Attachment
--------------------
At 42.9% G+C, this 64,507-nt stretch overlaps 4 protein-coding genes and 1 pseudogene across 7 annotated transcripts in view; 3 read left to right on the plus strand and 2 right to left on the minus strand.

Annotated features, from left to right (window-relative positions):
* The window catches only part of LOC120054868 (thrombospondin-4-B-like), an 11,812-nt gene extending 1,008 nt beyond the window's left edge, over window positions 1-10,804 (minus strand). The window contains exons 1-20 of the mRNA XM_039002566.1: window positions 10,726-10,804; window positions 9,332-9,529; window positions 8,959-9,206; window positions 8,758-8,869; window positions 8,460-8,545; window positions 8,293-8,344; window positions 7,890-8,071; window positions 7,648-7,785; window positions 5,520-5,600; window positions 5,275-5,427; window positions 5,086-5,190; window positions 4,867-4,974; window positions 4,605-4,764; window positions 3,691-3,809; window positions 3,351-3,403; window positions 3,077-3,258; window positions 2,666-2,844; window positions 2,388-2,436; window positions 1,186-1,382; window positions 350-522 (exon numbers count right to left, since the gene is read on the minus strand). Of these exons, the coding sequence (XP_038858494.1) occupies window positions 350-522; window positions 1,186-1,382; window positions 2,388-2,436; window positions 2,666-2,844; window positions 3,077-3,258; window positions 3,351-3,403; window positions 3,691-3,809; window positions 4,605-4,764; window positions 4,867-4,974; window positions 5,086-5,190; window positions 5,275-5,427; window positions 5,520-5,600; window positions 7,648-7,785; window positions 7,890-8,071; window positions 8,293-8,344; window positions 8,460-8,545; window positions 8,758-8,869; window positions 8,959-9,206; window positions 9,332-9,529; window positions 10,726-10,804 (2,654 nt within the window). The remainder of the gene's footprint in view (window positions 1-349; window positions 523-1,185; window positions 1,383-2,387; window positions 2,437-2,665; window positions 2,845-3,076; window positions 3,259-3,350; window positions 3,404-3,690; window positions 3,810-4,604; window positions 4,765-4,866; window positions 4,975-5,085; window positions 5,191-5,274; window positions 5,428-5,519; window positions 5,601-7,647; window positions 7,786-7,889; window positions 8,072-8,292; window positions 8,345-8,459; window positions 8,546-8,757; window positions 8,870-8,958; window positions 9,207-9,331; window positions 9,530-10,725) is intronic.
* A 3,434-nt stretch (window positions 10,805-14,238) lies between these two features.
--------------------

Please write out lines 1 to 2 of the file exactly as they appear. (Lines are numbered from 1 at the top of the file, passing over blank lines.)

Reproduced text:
At 42.9% G+C, this 64,507-nt stretch overlaps 4 protein-coding genes and 1 pseudogene across 7 annotated transcripts in view; 3 read left to right on the plus strand and 2 right to left on the minus strand.

Annotated features, from left to right (window-relative positions):